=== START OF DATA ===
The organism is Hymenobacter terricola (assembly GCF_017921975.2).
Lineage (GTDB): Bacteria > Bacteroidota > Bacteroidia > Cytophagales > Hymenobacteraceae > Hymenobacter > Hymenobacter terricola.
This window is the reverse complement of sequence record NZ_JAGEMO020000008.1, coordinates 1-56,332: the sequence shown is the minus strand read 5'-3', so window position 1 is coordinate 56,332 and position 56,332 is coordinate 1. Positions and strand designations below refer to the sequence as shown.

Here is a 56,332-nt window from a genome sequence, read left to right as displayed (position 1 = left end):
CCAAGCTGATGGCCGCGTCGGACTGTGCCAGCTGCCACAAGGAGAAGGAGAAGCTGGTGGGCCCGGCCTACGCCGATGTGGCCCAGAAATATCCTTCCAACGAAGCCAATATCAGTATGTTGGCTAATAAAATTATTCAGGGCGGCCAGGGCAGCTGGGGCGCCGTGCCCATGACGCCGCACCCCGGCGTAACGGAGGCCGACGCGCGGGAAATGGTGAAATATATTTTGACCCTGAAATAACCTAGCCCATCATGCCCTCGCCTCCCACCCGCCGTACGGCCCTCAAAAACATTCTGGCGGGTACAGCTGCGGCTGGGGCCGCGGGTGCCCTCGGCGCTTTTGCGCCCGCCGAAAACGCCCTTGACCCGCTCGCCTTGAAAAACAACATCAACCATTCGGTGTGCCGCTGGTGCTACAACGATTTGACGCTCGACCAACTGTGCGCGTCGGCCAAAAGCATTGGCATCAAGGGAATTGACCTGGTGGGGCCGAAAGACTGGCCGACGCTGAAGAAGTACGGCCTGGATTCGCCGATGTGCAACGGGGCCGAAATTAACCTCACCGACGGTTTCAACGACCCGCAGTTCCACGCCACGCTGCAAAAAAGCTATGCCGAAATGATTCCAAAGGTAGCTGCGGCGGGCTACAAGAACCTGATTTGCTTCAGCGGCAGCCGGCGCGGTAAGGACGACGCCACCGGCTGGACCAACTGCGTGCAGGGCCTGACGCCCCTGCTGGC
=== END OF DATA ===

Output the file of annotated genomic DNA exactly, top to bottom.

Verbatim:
The organism is Hymenobacter terricola (assembly GCF_017921975.2).
Lineage (GTDB): Bacteria > Bacteroidota > Bacteroidia > Cytophagales > Hymenobacteraceae > Hymenobacter > Hymenobacter terricola.
This window is the reverse complement of sequence record NZ_JAGEMO020000008.1, coordinates 1-56,332: the sequence shown is the minus strand read 5'-3', so window position 1 is coordinate 56,332 and position 56,332 is coordinate 1. Positions and strand designations below refer to the sequence as shown.

Here is a 56,332-nt window from a genome sequence, read left to right as displayed (position 1 = left end):
CCAAGCTGATGGCCGCGTCGGACTGTGCCAGCTGCCACAAGGAGAAGGAGAAGCTGGTGGGCCCGGCCTACGCCGATGTGGCCCAGAAATATCCTTCCAACGAAGCCAATATCAGTATGTTGGCTAATAAAATTATTCAGGGCGGCCAGGGCAGCTGGGGCGCCGTGCCCATGACGCCGCACCCCGGCGTAACGGAGGCCGACGCGCGGGAAATGGTGAAATATATTTTGACCCTGAAATAACCTAGCCCATCATGCCCTCGCCTCCCACCCGCCGTACGGCCCTCAAAAACATTCTGGCGGGTACAGCTGCGGCTGGGGCCGCGGGTGCCCTCGGCGCTTTTGCGCCCGCCGAAAACGCCCTTGACCCGCTCGCCTTGAAAAACAACATCAACCATTCGGTGTGCCGCTGGTGCTACAACGATTTGACGCTCGACCAACTGTGCGCGTCGGCCAAAAGCATTGGCATCAAGGGAATTGACCTGGTGGGGCCGAAAGACTGGCCGACGCTGAAGAAGTACGGCCTGGATTCGCCGATGTGCAACGGGGCCGAAATTAACCTCACCGACGGTTTCAACGACCCGCAGTTCCACGCCACGCTGCAAAAAAGCTATGCCGAAATGATTCCAAAGGTAGCTGCGGCGGGCTACAAGAACCTGATTTGCTTCAGCGGCAGCCGGCGCGGTAAGGACGACGCCACCGGCTGGACCAACTGCGTGCAGGGCCTGACGCCCCTGCTGGC